You never know what can trigger profound pondering. For instance, the sight of a random stranger once did just that for me. I saw him for all of 20 seconds while vacationing with my family. We did not speak, nor did we even exchange glances. He probably had no idea that I noted his existence, and the chances we will ever be in mutual presence ever again are slim to none.
But I felt like I know him well. And I wanted to cry, because he looks just like I imagine a friend of mine might have looked, had he not died some time ago.
I wanted to rush to him, slap him on his back and shout “Hey old friend, how are you doing?” I imagined he’d look to me, lower his shoulders, turn his head, and laugh out loud. Then, he’d say “Gremlin, where the heck did ‘chyou come from?”
Oh how I would have loved to hear more about his life and what he’d experienced since we last saw each other. Sadly, I can’t even remember when or where that was.
Compassion During Low Points
I pondered and reflected all this while sitting with my wife and three daughters while at a hotel continental breakfast. And that might be what made this imagined exchange so peculiar.
I often refer to free continental breakfasts as one of the lowest points of humanity. We gather with complete strangers, jockeying for places in line, fretting over seats, and wishing the hotel would invest in more waffle irons. All the while, we are emotionally taxed by tight timeframes, moodiness of those we are traveling with, changing plans, and so forth. It’s the exact opposite of community.
My friend, on the other hand, was one of the most easy going souls you’d ever meet. He’d step out of line if he sensed you were hurrying. If he saw you getting antsy over waiting on him for a waffle, he’d probably give you his and make a new one for himself.
I reflected fondly and ascribed my old friend’s temperament to that stranger. And then I wished my friend was still with us.
Ambassadors of Light
So we are Christ’s ambassadors; God is making his appeal through us.2 Corinthians 5:20a
The next day, I took two of my daughter’s to breakfast while my wife stayed in our room with our still-sleeping third daughter. The dining area was the typical scene. I got two hard boiled eggs and seated myself at a table across from an older woman who was eating alone.
I prompted the girls to join us after they assembled their plates. Then, I engaged this stranger in friendly conversation. Before we knew it, we were exchanging stories. She smiled while sharing her granddaughter’s sporting achievements and we talked about this and that.
I will never see her again, but I like to think a bit of my friend lives on through me when I emulate his behavior. I know I should be trying harder to befriend those I am near (my neighbor, whom I am called to love), even in the low points of humanity.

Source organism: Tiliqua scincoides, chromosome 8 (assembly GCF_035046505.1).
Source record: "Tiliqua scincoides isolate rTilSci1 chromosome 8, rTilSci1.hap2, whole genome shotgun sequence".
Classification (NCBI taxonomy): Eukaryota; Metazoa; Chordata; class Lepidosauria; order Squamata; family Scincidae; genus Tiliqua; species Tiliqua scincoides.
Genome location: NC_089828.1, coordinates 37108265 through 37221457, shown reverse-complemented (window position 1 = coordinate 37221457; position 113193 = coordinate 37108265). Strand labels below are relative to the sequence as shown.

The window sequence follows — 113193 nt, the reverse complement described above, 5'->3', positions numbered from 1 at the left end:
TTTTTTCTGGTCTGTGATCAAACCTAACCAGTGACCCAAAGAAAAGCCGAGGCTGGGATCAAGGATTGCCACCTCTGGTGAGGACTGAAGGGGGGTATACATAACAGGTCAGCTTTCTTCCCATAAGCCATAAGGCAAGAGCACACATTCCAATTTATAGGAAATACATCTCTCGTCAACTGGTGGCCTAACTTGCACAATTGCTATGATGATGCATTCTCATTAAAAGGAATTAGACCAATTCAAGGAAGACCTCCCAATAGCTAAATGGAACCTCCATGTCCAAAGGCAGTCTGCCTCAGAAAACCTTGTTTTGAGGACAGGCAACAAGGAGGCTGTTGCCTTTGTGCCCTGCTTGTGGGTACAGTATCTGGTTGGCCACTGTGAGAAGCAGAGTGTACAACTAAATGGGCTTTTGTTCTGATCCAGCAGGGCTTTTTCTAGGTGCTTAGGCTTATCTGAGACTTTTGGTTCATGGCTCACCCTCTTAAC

Friends, this world is doing more to sharpen our jagged edges than it is to smooth them out. Trenches are forming anew at every changing hour. We are engaged in bunker mentality, making enemies of anyone who is not with us. Simply because they think, look, act, or behave differently than us.
That’s the exact opposite of the type of community God desires for us.
Growing in Community
We’ve perverted the freedom to differ into a matter of hate and intolerance. Our passions lead us into tunnel vision that foregoes the magnitude of God’s great and multi-faceted creations. We’ve neglected our purpose in favor of “my purpose.”
It took all of 20 seconds for a complete stranger to both enter and exit my life. Less than a half minute to spur a cascade of emotions spanning from heartache and grief to hurt and despair, before finding my way to hope.
And that’s really where we should begin. It’s also where we should strive to return.
Not everything must provoke a fight, nor should we pick one with every opportunity. Let’s not wake up in the morning with an agenda requiring us to prepare for battle. Instead, we would be well to love and build up one another.
Let us remember that we have a freedom to disagree. And let us remember that we don’t have to hate those that actually do.
So many people come into our lives and then they are gone. Some may wear out their welcomes, but many others are gone far too soon. Lose not one precious moment. Take time to honor those that make a good impression on your life by showing the rest of the world the goodness they, and God, have graced unto you.
Chad Gramling is a historian, marketer and author who is “refining life, on purpose.” He is a contributor to The Gospel Post and regularly blogs about his experiences and the ways God is leading him at <a href="htt;?/1glories.com">1Glories.com</a>. Connect with him on Twitter <a href="http://twitter.com/1Glories">@1Glories</a> or <a href="Facebook.com/1Glories">Facebook.com/1Glories</a>